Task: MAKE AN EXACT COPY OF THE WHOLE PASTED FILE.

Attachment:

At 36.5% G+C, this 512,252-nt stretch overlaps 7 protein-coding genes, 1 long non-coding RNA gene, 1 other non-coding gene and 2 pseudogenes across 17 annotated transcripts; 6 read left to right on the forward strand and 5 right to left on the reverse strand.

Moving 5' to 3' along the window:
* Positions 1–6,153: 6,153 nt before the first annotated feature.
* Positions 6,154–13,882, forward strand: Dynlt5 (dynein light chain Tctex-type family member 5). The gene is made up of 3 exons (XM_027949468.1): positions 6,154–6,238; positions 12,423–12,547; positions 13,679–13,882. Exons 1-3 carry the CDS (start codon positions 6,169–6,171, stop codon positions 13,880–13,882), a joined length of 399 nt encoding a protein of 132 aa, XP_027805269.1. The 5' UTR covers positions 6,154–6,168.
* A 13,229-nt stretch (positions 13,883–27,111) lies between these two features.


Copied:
At 36.5% G+C, this 512,252-nt stretch overlaps 7 protein-coding genes, 1 long non-coding RNA gene, 1 other non-coding gene and 2 pseudogenes across 17 annotated transcripts; 6 read left to right on the forward strand and 5 right to left on the reverse strand.

Moving 5' to 3' along the window:
* Positions 1–6,153: 6,153 nt before the first annotated feature.
* Positions 6,154–13,882, forward strand: Dynlt5 (dynein light chain Tctex-type family member 5). The gene is made up of 3 exons (XM_027949468.1): positions 6,154–6,238; positions 12,423–12,547; positions 13,679–13,882. Exons 1-3 carry the CDS (start codon positions 6,169–6,171, stop codon positions 13,880–13,882), a joined length of 399 nt encoding a protein of 132 aa, XP_027805269.1. The 5' UTR covers positions 6,154–6,168.
* A 13,229-nt stretch (positions 13,883–27,111) lies between these two features.